CTA Reminds Customers of Upcoming Service Changes

January 26, 2010

Information to be Distributed at Bus Stops and Rail Stations to Prepare Riders

Chicago Transit Authority President Richard L. Rodriguez today reminded customers that CTA bus and rail service reductions and layoffs will go into effect in two weeks and outlined steps the CTA is taking to inform riders.

Beginning Sunday, February 7, service will run less frequently on 119 bus routes and seven of CTA’s eight rail lines, and hours of service will be reduced on 41 bus routes.  These routes either will start service later, end service earlier or both.  In addition, nine express bus routes that have corresponding local service will be eliminated. 

Although the reductions were designed to minimize the impact on rush hour service, riders should expect to experience longer wait times, particularly in off peak hours, and more crowded buses and trains.  Under current operation there are already numerous rail and bus routes that are at capacity during rush periods.  When service is reduced on February 7, crowding on these routes will increase so, in addition to longer wait times, riders who travel on the agency’s highest volume routes may have to wait for multiple buses or trains before boarding.  The CTA is advising riders to allow for additional travel time.

"There are several avenues for customers to obtain information about the upcoming service changes," said CTA President Richard L. Rodriguez.  "Over the last few weeks, we have posted information on our vehicles, at our stations, and on our website.  Starting today and continuing through February 7, CTA representatives will be deployed at key locations to pass out informational brochures to customers. Our primary focus is to have riders prepared – I want to avoid having riders waiting for a bus that has had its service hours shortened."

More than 630 CTA representatives will be manning 100+ locations across the bus and rail system over the next three weeks, with special emphasis placed on reaching riders who will be most impacted by reduced service hours for the 41 bus routes with shortened spans of service.  Information specialists will provide customers with a brochure that contains information on changes to service hours and frequency.  Detailed route-by-route information is also available on the CTA’s Web site: www.transitchicago.com.

Brochures will be available to customers at rail stations, on CTA’s Web site at www.transitchicago.com and through CTA’s Customer Service Center via email at feedback@transitchicago.com or by calling 1-888-YOUR CTA (1-888-968-7282).  Brochures are available in English, Spanish, Polish and Chinese. 

Information has also been provided to offices of local elected officials to share with their constituents and help them prepare for the impact of service reductions and to Chambers of Commerce, municipalities, city agencies and faith-based organizations to have on hand for residents who may contact them for information.

Customer alerts have been posted across the system listing routes that will be impacted.  Information has also been programmed on digital displays and electronic signage at rail stations and affected bus routes have been playing announcements outlining specific changes since early January. Signs are currently being posted at all CTA bus stops notifying customers of the changes to service.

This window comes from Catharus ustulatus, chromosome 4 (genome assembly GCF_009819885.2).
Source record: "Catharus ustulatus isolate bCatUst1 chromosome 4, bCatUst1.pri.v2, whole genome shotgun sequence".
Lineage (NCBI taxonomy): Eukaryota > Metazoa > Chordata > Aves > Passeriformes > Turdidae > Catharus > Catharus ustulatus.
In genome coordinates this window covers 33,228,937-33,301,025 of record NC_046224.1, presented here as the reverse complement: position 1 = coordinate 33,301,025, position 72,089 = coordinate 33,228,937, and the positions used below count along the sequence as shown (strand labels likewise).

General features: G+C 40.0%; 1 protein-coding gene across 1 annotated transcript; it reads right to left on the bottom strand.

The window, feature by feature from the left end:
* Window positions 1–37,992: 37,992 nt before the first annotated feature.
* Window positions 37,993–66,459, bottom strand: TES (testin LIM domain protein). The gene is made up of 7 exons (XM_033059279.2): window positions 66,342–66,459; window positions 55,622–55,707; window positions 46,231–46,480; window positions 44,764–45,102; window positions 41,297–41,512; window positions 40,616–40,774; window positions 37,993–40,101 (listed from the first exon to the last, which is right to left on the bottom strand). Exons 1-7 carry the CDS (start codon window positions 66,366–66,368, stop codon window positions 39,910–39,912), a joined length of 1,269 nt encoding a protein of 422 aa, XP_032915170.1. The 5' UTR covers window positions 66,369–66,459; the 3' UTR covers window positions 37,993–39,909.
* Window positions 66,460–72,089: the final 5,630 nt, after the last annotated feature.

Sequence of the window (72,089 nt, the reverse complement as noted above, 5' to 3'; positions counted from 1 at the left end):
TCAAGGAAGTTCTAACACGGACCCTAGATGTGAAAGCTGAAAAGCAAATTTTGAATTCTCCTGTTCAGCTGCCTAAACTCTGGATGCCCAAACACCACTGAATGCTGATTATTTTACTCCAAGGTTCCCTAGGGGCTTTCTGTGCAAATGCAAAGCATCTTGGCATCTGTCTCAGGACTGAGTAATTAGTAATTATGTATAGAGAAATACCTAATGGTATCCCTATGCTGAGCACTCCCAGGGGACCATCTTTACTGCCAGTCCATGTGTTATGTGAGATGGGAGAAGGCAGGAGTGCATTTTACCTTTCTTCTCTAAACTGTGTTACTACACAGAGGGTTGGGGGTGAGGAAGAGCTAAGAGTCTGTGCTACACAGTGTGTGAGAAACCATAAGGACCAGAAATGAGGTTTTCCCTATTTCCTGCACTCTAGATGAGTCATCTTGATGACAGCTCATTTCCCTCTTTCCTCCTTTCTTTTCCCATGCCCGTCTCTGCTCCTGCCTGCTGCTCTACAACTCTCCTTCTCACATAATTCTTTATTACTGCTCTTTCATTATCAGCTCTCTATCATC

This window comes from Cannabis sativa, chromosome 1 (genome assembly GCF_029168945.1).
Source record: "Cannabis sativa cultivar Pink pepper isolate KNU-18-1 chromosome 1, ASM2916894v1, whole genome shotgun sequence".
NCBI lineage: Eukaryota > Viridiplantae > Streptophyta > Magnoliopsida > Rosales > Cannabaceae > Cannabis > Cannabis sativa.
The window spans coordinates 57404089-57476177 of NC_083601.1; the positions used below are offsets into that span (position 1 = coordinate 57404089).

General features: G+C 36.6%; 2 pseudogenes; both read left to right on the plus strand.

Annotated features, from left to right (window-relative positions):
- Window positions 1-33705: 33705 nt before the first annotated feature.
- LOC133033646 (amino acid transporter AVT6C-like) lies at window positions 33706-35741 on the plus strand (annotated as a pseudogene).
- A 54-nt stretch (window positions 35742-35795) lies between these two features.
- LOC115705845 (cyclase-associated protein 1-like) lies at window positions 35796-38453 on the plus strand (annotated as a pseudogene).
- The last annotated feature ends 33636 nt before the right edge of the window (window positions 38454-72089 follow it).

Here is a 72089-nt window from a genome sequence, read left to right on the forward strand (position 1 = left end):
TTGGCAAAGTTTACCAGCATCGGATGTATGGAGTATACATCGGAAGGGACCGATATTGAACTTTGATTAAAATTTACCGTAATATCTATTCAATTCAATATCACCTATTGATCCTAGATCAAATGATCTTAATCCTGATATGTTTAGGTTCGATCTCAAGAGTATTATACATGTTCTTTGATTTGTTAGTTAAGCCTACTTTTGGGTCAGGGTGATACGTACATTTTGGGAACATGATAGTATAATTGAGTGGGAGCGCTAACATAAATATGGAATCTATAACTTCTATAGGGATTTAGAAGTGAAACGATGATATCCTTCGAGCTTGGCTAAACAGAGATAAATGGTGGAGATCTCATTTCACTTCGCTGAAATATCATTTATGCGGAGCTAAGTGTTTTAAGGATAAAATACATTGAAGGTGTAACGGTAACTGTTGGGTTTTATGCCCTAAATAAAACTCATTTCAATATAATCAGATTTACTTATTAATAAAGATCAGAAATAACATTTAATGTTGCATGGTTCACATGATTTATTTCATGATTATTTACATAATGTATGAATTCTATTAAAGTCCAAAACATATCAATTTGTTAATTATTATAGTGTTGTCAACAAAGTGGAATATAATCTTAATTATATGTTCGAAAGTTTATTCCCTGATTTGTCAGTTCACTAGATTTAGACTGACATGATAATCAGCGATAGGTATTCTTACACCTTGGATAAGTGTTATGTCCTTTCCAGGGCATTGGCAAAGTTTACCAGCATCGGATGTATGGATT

"These reductions will make traveling during rush hour more difficult for the majority of our riders and we regret having to take these actions, however, by law we are required to operate under a balanced budget," said Rodriguez. He said efforts to avert the reductions by reducing labor costs have been unsuccessful.

"Because nearly 90 percent of CTA’s workforce is unionized, we have tried to work with the labor unions to implement cost-saving measures such as furlough days, deferred wage increases, and changes in health benefits to help scale back service reductions,” he added.  "Although it is extremely difficult to ask dedicated employees to sacrifice, the aim was to preserve service and thereby keep people employed.  Unfortunately, CTA has been unable to reach an agreement with the unions so service reductions and the corresponding layoffs of more than 1000 employees will go forward on February 7."

The service reductions are designed to retain as much service as possible while reducing costs and maximizing efficiency.  Service will be scheduled so that vehicles are carrying as many people as possible.  As a result, both buses and trains will be crowded at all hours.

As a general guideline, riders can expect an additional two to five minutes between buses during weekday rush periods.  Rail customers can expect an additional one to two minutes for a train during rush hour, and generally two to five minutes longer during off-peak hours.  Although that may not seem significant, both buses and trains will fill up faster as a result of the service decrease, particularly during peak service hours, and riders may be forced to wait for multiple vehicles to pass before being able to board. 

During off peak service hours, generally riders can expect an additional two to eight minutes between buses – during very late evening hours, there may be an additional 10 to 15 minutes between buses.

Customers are strongly encouraged to check the CTA web site for specific information regarding their routes.

All rail routes and all bus routes will be maintained except for nine express routes that have a matching local route. Owl service on both bus and rail remain unchanged, preserving service for those third-shift workers who have few options other than public transit. 

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